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Sumner Dam

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Sumner Dam and Lake Sumner are on the Pecos River about 250 river miles north of Carlsbad and about 16 miles northwest of Fort Sumner, New Mexico. The dam is a zoned earthfill structure 164 feet high with a volume of 2,250,000 cubic yards.

The dam was constructed in 1937 with a major modification in 1956 which raised the dam and increased the spillway capacity. The dam is a zoned earthfill structure 164 feet high with a volume of 2,250,000 cubic yards. It is approximately 3,00 feet long, averages 30 feet wide at the crest, and is 164 feet high at the maximum section. The outlet works consist of a combination pressure tunnel and a 10-foot diameter penstock upstream of the gates and two penstocks, 5.5 feet in diameter, downstream. Releases are controlled by two 48-inch diameter jet flow valves, with a capacity up to 1,740 cubic feet per second at the top of the flood control pool. Irrigation releases, up to 100 cubic feet per second, may be made through a 20-inch jet flow valve. Larger releases are made through a service spillway near the west end of the dam. This service spillway is a tainter-gated chute-type structure with three 45-foot openings and an invert elevation at 4,259 feet mean sea level. An emergency spillway in the left abutment consists of a fuse plug type embankment. A 500-foot concrete sill, with a crest elevation of 4,275 feet mean sea level, is covered with earth and rock fill, and forms four individual sections at elevations 4,282, 4,283, 4,284, and 4,285 feet mean sea level. These sections are 130 feet, 130 feet, 118 feet, and 118 feet respectively.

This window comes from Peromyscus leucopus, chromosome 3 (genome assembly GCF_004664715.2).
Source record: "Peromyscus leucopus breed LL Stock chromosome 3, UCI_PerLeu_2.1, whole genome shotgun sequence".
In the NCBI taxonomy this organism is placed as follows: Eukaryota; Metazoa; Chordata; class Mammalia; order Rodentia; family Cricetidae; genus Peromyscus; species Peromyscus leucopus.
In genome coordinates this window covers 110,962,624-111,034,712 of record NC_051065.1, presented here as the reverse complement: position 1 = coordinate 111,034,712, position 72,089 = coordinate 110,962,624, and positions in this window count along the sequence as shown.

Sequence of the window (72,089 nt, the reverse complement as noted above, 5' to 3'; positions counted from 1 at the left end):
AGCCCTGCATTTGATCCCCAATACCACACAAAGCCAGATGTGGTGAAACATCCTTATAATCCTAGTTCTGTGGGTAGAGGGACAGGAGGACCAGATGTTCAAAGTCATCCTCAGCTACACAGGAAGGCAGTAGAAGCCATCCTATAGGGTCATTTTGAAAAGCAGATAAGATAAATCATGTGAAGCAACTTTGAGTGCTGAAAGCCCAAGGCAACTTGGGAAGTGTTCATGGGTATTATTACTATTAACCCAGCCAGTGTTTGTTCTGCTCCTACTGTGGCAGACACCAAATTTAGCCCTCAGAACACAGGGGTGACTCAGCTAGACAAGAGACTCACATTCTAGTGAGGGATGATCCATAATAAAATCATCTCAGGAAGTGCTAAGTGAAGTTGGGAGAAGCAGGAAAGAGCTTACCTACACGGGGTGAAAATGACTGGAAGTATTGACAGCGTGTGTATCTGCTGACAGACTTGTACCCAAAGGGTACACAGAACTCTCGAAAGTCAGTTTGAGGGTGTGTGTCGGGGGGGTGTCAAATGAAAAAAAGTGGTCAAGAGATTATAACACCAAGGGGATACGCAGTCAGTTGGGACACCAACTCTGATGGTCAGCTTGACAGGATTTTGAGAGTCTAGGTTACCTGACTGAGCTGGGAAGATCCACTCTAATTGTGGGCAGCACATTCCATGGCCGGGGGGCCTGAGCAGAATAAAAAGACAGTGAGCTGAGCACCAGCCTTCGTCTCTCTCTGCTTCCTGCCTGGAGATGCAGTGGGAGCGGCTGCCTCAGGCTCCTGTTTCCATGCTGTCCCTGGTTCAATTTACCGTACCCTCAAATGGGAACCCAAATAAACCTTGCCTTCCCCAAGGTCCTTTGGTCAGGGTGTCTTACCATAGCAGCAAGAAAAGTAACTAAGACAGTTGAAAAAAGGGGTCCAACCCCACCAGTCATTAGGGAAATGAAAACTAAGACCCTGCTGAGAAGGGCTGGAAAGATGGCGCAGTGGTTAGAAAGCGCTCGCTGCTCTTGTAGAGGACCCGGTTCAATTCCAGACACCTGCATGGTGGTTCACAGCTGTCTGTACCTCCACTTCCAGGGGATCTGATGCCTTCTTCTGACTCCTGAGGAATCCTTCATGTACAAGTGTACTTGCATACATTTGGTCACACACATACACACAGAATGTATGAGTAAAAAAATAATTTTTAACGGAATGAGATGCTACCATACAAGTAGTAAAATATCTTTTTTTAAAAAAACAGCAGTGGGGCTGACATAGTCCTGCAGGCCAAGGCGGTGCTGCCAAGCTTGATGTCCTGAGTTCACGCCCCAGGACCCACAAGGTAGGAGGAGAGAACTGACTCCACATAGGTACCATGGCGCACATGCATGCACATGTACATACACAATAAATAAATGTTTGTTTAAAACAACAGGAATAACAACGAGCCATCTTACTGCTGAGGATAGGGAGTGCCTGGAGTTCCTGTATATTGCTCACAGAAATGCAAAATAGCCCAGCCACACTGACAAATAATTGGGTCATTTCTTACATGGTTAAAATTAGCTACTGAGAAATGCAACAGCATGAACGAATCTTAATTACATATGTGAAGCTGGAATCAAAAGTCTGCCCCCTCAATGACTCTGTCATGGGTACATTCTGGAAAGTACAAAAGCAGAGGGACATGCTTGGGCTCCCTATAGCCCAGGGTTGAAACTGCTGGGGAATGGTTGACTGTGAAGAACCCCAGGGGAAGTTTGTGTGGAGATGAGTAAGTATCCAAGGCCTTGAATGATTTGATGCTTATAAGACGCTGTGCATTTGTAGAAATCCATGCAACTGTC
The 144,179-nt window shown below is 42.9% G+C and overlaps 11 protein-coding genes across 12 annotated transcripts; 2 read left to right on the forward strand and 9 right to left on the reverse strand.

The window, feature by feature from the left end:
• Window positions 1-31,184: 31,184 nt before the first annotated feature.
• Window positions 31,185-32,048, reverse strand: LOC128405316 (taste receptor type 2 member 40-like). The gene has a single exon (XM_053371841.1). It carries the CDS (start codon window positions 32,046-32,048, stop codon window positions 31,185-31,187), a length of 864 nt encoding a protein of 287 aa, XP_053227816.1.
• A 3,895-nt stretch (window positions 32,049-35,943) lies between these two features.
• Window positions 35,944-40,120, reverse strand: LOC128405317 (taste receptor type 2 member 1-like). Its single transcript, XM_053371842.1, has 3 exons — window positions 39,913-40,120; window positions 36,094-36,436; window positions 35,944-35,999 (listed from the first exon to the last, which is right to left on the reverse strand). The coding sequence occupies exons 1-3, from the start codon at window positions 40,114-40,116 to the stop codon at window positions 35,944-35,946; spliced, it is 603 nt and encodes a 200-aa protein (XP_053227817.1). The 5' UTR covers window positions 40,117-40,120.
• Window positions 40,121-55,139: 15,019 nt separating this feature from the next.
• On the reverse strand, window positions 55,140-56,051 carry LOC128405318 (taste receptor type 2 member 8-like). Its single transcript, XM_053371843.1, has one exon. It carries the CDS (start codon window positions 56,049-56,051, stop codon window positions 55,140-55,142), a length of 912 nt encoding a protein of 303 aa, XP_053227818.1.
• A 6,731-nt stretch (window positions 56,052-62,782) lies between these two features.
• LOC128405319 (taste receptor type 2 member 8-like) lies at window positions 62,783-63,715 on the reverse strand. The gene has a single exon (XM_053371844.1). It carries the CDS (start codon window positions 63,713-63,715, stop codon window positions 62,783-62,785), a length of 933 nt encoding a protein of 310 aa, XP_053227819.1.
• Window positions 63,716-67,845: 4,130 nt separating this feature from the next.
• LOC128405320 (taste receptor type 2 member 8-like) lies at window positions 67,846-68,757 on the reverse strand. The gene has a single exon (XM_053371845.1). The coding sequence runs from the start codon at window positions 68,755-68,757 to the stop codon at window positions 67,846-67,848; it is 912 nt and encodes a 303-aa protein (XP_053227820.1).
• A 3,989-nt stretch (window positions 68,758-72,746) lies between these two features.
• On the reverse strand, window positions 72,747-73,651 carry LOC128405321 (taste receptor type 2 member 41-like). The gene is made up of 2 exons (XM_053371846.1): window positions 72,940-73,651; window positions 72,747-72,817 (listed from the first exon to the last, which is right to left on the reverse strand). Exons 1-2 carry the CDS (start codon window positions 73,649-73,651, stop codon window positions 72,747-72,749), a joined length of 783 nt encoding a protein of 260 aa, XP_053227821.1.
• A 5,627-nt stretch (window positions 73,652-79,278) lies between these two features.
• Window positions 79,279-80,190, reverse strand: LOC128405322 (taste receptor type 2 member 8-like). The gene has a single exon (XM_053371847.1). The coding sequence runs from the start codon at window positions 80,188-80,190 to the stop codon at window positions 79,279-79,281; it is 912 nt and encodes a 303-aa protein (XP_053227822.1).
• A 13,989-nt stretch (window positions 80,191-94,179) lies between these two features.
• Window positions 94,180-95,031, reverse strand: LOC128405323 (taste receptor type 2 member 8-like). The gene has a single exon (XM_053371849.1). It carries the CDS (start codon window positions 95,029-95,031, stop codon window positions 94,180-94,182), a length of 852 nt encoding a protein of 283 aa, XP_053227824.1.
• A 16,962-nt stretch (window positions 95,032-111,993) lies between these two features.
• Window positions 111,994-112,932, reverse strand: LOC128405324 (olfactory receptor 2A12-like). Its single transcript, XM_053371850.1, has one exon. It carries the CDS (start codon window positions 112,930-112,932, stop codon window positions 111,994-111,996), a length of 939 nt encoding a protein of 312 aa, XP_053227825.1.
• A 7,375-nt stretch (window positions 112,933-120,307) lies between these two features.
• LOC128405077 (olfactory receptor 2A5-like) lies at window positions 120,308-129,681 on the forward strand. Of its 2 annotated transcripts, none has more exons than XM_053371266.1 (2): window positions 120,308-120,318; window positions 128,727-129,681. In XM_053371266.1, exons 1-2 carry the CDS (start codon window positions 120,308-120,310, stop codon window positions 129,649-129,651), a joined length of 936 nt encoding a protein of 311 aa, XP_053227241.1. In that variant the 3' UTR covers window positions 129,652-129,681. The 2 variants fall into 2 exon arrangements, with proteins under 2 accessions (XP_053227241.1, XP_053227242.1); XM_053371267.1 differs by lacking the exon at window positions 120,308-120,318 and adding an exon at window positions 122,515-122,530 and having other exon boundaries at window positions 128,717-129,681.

The reservoir has an estimated active conservation capacity of 43,768 acre-feet in 1999. In addition to storage for irrigation, the dam and reservoir provide flood control and recreation benefits. While there is no storage allocated to recreation, there is a minimum pool of 2,500 acre feet. In 1980, a transfer of irrigation storage rights to Santa Rosa Dam (a Corps of Engineers' dam), and Reservoir in Northern New Mexico provided for more flood control storage in Lake Sumner (under direction of the Corps of Engineers).


Last updated: Apr 10, 2009